Post by Steve Carpenter
As global climate change accelerates and political action stagnates, some people have suggested that we fix the climate through a massive geoengineering project. Geoengineering is the deliberate modification of earth system processes for the purpose of moderating a changing climate. For example, a fleet of jumbo jets could spray sulfate aerosols into the stratosphere to generate clouds that reflect sunlight and, thus, cool the earth.
To understand how geoengineering could play out in reality, looking to lessons learned from our experiences managing other natural systems can be useful. One example with strong parallels to managing the global climate is managing lake water quality.
So, what can we learn?
Writing in Nature Climate Change, a team of ecologists (myself included), economists, and political scientists argue that geoengineering will benefit some countries and harm others, but we cannot know in advance who the winners and losers will be.
For example, geoengineering is likely to cause severe floods in some regions and severe droughts in others. However, it will be very difficult to know whether these impacts could be attributed to geoengineering, already-occurring climate change, or ordinary variability in the weather.
Moreover, the countries that believe they are harmed by geoengineering could reverse-engineer the climate, or even take military action against the geoengineers. Thus, geoengineering is unstable politically. Such a breakdown is depicted in Yahara 2070’s Nested Watersheds scenario.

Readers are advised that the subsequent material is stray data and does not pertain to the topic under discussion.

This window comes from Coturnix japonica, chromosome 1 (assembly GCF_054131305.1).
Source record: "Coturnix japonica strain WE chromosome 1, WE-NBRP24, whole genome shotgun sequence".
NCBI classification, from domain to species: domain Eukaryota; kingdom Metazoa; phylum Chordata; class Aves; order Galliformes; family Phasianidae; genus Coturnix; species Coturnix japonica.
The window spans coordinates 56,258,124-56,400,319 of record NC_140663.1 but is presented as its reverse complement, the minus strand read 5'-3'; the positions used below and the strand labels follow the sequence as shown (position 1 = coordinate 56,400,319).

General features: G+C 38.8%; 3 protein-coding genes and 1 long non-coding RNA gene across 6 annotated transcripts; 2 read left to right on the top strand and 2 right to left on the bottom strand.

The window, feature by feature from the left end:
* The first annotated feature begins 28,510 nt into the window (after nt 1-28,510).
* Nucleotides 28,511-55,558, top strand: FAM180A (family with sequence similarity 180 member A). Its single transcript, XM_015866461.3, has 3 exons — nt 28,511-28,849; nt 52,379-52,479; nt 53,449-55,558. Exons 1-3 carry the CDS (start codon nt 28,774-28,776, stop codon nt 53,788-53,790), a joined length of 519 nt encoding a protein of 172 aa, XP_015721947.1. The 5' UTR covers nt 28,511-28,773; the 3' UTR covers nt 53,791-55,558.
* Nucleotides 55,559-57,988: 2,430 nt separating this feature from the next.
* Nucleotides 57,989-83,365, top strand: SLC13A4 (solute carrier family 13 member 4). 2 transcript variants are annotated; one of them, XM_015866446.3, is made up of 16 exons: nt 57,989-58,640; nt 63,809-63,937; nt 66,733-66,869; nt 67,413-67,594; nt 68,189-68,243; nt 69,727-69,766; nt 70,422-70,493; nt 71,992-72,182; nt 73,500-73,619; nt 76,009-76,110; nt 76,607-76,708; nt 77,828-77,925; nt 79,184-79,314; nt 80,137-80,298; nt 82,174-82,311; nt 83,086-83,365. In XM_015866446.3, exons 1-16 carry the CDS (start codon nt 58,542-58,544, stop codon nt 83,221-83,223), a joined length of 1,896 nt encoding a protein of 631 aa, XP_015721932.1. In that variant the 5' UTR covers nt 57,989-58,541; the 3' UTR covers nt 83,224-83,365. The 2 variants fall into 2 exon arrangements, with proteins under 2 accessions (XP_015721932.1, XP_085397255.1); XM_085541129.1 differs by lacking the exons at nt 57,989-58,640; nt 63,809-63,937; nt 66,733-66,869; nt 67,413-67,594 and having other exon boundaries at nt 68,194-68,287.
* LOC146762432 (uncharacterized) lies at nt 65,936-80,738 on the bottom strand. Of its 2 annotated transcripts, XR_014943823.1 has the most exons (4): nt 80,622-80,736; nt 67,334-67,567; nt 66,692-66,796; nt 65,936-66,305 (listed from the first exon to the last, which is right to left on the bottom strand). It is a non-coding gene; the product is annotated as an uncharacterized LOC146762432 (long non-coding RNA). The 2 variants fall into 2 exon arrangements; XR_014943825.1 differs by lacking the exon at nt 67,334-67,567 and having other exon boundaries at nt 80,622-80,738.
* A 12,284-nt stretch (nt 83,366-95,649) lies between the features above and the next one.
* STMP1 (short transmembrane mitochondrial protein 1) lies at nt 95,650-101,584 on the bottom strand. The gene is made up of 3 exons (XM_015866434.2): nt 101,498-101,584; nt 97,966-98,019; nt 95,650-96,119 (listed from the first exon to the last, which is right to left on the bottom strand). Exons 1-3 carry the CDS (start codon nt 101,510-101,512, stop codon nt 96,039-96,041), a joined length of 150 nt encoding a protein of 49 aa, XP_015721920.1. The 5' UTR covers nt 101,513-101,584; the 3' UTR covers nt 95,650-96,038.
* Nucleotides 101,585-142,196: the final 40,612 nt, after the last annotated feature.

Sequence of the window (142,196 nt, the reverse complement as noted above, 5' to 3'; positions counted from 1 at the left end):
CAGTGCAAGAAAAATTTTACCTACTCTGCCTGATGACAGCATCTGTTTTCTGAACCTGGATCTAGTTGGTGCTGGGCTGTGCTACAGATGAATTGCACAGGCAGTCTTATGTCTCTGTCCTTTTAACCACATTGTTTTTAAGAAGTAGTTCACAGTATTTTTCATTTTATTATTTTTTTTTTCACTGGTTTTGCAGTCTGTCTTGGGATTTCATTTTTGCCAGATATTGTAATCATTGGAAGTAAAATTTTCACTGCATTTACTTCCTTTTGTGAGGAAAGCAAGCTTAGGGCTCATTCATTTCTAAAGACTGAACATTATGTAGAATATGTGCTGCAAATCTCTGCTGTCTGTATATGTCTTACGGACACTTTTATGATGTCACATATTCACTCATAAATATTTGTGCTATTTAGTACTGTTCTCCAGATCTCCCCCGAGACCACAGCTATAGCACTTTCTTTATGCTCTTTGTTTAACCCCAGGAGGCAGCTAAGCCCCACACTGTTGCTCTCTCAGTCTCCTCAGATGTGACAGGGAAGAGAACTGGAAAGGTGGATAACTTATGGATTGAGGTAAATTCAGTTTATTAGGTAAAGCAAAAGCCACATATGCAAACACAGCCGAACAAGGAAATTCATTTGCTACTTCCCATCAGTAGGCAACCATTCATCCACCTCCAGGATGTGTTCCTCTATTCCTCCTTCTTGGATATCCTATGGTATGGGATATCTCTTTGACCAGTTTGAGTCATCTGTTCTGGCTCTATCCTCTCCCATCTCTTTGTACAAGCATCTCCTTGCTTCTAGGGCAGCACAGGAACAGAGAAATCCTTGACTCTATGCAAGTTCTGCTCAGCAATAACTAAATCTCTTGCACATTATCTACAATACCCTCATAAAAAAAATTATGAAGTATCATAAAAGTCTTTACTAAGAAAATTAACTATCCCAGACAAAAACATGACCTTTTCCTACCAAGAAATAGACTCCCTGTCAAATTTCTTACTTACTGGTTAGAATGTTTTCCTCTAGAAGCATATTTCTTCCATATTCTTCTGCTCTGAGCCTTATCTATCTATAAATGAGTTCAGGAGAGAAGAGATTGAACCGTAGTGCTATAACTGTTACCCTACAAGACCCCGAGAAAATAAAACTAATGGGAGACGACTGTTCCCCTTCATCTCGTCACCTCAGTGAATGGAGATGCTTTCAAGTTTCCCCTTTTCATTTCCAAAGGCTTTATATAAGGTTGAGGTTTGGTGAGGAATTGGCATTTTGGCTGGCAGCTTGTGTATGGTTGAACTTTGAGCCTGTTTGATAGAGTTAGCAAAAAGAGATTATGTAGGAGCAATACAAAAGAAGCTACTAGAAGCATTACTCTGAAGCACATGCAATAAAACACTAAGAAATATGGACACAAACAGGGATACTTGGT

Zooming in from the planet to the Yahara Watershed, our actions to improve water quality have some similarities to geoengineering. The effects of our watershed improvements take years to develop, while the weather and lake water quality are highly variable from year to year. Thus, it takes a long time to see a statistical pattern of change in water quality. When changes occur, it is difficult to attribute them to any individual event or management activity.
Also, benefits may be spread unevenly among the lakes. For example, Lake Mendota may respond more positively to runoff management than the lower, or downstream, lakes—i.e., Lakes Monona, Waubesa, and Kegonsa. This is because the lower lakes receive phosphorus from both upstream lakes and their own watersheds.
The most important thing is to manage the whole system, whether we are moderating the climate or fixing the Yahara lakes. In the case of the climate, the only solution that will surely work is to reduce greenhouse gas emissions over the planet as a whole. Geoengineering solutions appear to be fragmentary and politically unstable.
In the case of the Yahara lakes, the only solution that will surely work is to reduce the flow of phosphorus into all of our surface waters. Different lakes will recover at different rates, and it may take many years to achieve good water quality in all of our lakes and streams. Their waters are connected, and therefore we have to try to fix all of them together.